ENGEL Tiebarless Presses Provide Breathing Room For Big Molds

ENGEL engineers worked in tandem with contract manufacturing and mold making specialists to help a leading, multinational supplier of life-saving products launch its first captive molding operation.

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ENGEL North America, member of the ENGEL group, a world leader in the design and manufacture of injection molding machines and parts-handling automation, has supplied technologically advanced, automated molding systems to LMA International (www.lmaco.com).

LMA designs, manufactures, markets, and distributes its innovative LMA™ laryngeal mask airway range of supraglottic airway devices, and its LMA™ Atomization devices for the administration of medication. Its LMA™ laryngeal mask airway devices are used by physicians to ensure proper respiration, ventilation, and support to the airways of patients undergoing surgical procedures and life-saving interventions, while its LMA Atomization™ devices provide healthcare professionals with a painless method of delivering medication to their patients, by obviating the need for needle injections.

LMA International will manufacture its flexible-PVC LMA™ Airway products with its new ENGELs at the organization's first captive injection molding facility, located in the Kulim Hi-Tech Park in Kulim, Kedah, Malaysia.

According to LMA International's William Crothers, Group CEO, the decision to bring molding capacity in-house was prompted by four key reasons: “To protect our intellectual property; to realize maximum reduction in the costs of goods and, by doing so, to be more competitive in the marketplace; to aid in future research and development; and to ensure a greater reliability of supply for our customers.”

A full-service project management, contract manufacturing, and systems engineering organization that specializes in medical device manufacturing projects—MEM, Inc. (Madison, CT, www.medexmadison.com)—was instrumental in supervising LMA International's initial venture into captive molding. MEM specified three tiebarless ENGEL victory combi injection molding machines for this project—two 330-ton machines and one 200-tonner. Each machine is equipped with an ENGEL viper servo robot, and with ENGEL's advanced CC200 control system.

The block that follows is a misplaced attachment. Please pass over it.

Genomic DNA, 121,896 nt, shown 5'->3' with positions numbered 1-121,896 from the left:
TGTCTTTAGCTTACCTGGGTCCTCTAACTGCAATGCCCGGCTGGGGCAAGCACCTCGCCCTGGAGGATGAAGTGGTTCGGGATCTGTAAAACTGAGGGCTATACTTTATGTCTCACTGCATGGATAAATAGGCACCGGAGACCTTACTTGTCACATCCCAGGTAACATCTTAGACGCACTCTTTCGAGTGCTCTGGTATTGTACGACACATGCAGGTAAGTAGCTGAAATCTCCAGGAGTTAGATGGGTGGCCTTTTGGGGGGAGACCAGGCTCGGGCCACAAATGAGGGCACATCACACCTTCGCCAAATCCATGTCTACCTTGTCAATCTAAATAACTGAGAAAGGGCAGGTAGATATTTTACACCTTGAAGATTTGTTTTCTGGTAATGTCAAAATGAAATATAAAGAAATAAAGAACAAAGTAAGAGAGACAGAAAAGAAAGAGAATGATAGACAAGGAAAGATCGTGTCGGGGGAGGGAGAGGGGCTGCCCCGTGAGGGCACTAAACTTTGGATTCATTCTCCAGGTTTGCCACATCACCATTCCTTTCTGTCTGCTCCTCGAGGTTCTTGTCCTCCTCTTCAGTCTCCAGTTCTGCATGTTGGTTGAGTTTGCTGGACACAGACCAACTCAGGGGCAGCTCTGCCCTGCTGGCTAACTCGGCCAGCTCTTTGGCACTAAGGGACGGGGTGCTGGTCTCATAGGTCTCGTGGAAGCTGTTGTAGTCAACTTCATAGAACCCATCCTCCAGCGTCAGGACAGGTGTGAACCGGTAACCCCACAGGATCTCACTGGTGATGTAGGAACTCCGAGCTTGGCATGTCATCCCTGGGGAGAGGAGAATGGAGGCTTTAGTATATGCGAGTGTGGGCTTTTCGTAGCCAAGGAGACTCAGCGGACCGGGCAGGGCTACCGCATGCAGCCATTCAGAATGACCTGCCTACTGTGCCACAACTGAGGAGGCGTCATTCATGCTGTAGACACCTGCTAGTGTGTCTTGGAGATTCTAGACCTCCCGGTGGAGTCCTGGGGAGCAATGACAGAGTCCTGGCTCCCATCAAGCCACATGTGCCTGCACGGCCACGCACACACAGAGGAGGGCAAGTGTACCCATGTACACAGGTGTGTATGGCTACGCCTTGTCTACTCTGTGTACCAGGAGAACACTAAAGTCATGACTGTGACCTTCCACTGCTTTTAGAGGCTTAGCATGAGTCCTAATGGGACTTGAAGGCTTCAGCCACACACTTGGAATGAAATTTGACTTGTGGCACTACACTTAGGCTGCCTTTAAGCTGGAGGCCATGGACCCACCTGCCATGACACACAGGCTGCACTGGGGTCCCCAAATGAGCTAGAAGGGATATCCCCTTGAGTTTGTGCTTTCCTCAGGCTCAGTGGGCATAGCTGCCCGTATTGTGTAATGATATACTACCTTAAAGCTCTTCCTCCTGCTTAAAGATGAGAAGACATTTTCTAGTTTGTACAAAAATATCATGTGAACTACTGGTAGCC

“Although there are a couple of manual assembly steps involved in producing the finished products, we were hired to design the entire manufacturing phase of the process for LMA International, including automated assembly equipment that dispenses a UV-curable adhesive and performs robotic assembly of the critical components of the assembly,” says Rabon Schall, MEM's Engineering Manager. “Also, MEM’s president  Herb Dalo, created modifications to the part design, which eliminated some clinical issues as well as facilitated automated manufacturing.”

“I'd say we're familiar with what it takes to run PVC. We not only designed the process—we also assisted with the design of the company's entire manufacturing facility in Malaysia, right down to heat loading for its HVAC system.”

Uncomplicating Complexities

Advance Mold & Manufacturing Inc. (Manchester, CT; www.advancemold.com) designed and built the stainless steel, 4+4, two-shot molds for the project. Each is a hot-to-cold-runner mold capable of running two flexible PVC resins with two different durometers. The design of the finished product lent itself to the use of advanced two-shot molds, facilitating the molding of the first components, and then molding the second components around them.

“It was quite a project,” admits John Corraccio, AM&M's Program Manager. “Due to the complications of the part design, this project called for molds with rotating cores and sequencing complexities—complex molds for running complex parts. And the fact that these were PVC parts added even more intricacies to the project.”

“We used a Mold-Masters (www.moldmasters.com) hot-runner system—Mold-Masters wasn't afraid of it,” Corraccio continues. “The PVC had to move pretty quickly through the machine, since PVC easily tends to degrade. But, because of the part's shot-size, we were able to have fewer shots in the hot runner system at any given time. That reduced the residence time. The advantages of this two-shot part design are in decreased manufacturing costs, as well as in improved part quality.”

All the parties involved in the project agree that a major factor contributing to its success was the initial specification of ENGEL's tiebarless molding machines.

“When most people speak of 'machine tonnage,' they usually people think you need a lot of it, so you don't blow-open the clamp due to the molding surface area involved, and because the mold has to fit between the tiebars,” says AM&M's Corraccio. “In this case, though, with these tiebarless machines, we were not imprisoned by tiebars. So, this tiebarless feature reduces the overall mold costs, and the cost of the machines, as well.”

“I knew the actual part shot size wouldn't be that large, but I thought at first that the size and complexities of the molds would require at least 500 tons of clamping force. That didn't turn out to be the case,” adds MEM's Schall.

And Shaun Bogan of Gironi & Associates LLC (www.girioni.com), ENGEL's sales representative in New England, adds, “ENGEL's tiebarless victory machine lent itself extremely well to this particular project—a project that didn't require machine tonnage, as much as it did real-estate.”

“You'd have to see that mold. It looks like it should be running in a 700-ton machine.”